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At stake in the faction-fighting among the opposition is the chance of a national peace and a reformed security system
Fissures between the opposition party and its military wing pose the latest existential threat to the fragile peace process in South Sudan and could delay plans for a united national army.
Over the weekend of 7-8 August fighting erupted between military factions of Vice-President Riek Machar's Sudan People's Liberation Movement in Opposition (SPLM-IO) and the Sudan People's Liberation Army-in-Opposition (SPLA-IO). It came after Machar's rivals claimed that they had deposed him as the head of the party and its military forces on 4 August (AC Vol 60 No 4, Bumps on the road to peace).
The fighting in Magenis in the Upper Nile region, between forces loyal to Machar and those backing Lieutenant-General Simon Gatwech Dual, saw both sides make claims of having killed dozens of soldiers.
The attempted ousting of Machar last week, by Lt. Gen. Dual and Brig. Gen. William Gatjiath Deng of the SPLA-IO, who accused Machar of nepotism, dictatorship and abandoning the vision of the party, follows a long-running power struggle. In June Machar sought to dismiss Dual from his post as chief of general staff.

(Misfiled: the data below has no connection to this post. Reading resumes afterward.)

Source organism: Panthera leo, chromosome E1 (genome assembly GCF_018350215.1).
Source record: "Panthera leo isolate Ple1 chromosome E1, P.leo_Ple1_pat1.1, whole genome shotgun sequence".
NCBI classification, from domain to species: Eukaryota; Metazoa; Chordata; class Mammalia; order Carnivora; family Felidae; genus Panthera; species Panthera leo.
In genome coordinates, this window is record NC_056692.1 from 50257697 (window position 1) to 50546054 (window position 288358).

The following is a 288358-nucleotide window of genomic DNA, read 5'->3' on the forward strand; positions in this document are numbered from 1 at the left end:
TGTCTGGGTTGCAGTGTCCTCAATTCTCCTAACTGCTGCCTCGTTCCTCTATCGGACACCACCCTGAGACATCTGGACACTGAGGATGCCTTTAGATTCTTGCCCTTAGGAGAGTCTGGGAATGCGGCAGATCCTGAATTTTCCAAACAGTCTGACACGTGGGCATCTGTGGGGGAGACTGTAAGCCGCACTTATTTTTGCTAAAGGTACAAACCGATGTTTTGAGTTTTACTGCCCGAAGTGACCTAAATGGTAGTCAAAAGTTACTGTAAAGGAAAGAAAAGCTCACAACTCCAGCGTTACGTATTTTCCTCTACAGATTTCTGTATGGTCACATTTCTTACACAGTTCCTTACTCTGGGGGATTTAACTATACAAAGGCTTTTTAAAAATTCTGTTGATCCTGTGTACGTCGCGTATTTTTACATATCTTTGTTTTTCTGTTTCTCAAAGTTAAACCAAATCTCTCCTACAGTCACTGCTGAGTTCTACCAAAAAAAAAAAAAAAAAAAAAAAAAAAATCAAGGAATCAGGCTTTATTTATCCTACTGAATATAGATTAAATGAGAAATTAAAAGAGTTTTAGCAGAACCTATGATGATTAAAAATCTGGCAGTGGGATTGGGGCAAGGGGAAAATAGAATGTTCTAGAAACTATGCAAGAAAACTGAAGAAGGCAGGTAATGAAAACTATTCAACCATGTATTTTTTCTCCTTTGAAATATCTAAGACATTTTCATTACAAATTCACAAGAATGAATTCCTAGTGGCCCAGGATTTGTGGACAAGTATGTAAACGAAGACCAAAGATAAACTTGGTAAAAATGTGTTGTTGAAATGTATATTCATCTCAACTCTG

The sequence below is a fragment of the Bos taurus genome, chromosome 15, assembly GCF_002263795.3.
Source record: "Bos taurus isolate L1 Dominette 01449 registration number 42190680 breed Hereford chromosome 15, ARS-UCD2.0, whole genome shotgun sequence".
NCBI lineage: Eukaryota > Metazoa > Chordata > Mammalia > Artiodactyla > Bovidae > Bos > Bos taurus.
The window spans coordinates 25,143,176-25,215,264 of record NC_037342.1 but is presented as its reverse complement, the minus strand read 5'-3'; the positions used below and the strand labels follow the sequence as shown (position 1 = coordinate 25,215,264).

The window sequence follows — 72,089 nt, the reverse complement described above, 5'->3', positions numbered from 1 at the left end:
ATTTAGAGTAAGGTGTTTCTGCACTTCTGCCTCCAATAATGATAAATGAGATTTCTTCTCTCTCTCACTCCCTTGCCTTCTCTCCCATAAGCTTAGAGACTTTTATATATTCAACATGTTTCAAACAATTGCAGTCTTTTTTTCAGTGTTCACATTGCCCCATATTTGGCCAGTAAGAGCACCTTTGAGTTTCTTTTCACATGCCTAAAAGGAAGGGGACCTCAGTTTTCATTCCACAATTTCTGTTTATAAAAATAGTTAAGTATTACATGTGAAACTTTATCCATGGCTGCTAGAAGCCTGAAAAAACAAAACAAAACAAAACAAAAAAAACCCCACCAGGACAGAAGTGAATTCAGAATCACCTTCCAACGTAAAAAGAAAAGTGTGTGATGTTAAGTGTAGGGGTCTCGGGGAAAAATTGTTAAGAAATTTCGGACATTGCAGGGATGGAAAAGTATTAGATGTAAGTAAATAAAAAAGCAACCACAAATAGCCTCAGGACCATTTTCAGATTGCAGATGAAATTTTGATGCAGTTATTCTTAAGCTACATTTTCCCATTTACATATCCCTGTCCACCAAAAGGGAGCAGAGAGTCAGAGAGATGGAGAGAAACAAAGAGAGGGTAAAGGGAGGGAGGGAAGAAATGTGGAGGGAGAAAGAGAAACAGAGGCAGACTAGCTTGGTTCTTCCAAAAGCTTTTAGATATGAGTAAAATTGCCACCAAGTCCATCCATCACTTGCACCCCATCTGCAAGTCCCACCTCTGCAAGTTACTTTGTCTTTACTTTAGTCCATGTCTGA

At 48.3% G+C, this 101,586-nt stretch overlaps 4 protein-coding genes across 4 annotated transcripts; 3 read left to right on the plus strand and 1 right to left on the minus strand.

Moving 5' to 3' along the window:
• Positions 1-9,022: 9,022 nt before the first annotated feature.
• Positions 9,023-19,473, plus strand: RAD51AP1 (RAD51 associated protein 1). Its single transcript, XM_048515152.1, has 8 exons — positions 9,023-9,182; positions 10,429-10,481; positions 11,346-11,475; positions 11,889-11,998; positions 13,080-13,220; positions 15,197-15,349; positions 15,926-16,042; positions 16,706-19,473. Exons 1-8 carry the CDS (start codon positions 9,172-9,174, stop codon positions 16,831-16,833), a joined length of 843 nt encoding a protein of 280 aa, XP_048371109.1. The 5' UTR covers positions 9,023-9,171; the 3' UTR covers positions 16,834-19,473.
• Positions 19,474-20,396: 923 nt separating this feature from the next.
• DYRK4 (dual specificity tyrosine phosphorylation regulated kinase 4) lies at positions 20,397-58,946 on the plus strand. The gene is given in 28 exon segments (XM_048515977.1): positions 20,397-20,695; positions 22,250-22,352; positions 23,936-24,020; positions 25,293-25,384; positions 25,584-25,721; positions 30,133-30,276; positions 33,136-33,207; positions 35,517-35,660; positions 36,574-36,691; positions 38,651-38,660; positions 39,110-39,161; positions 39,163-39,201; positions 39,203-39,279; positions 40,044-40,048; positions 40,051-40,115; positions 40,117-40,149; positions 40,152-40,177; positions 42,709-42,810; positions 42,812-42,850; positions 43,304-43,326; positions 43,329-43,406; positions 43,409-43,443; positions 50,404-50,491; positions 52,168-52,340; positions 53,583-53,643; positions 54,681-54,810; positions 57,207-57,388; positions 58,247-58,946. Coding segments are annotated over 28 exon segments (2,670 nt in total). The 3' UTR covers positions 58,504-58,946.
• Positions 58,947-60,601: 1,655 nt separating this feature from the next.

SPLM-IO spokesman Lam Paul Gabriel said the party's forces responded 'in self-defence' and killed two major-generals and over 27 soldiers. He said those fighting on SPLA-IO side lost three soldiers during the attack.
The 2018 peace agreement, setting out the terms of the transitional government, makes Machar hard to shift because he is specifically named as the person from the SPLM-IO to take the seat of first Vice-President as long as the transitional government exists. Machar's allies, meanwhile, have hinted that the attempting ousting could have been planned by other members of the unity government to strengthen President Salva Kiir's position.
Others have pointed to the attempted putsch as a sign of widespread frustration with the unity government and at the glacial pace of implementing the peace plan.
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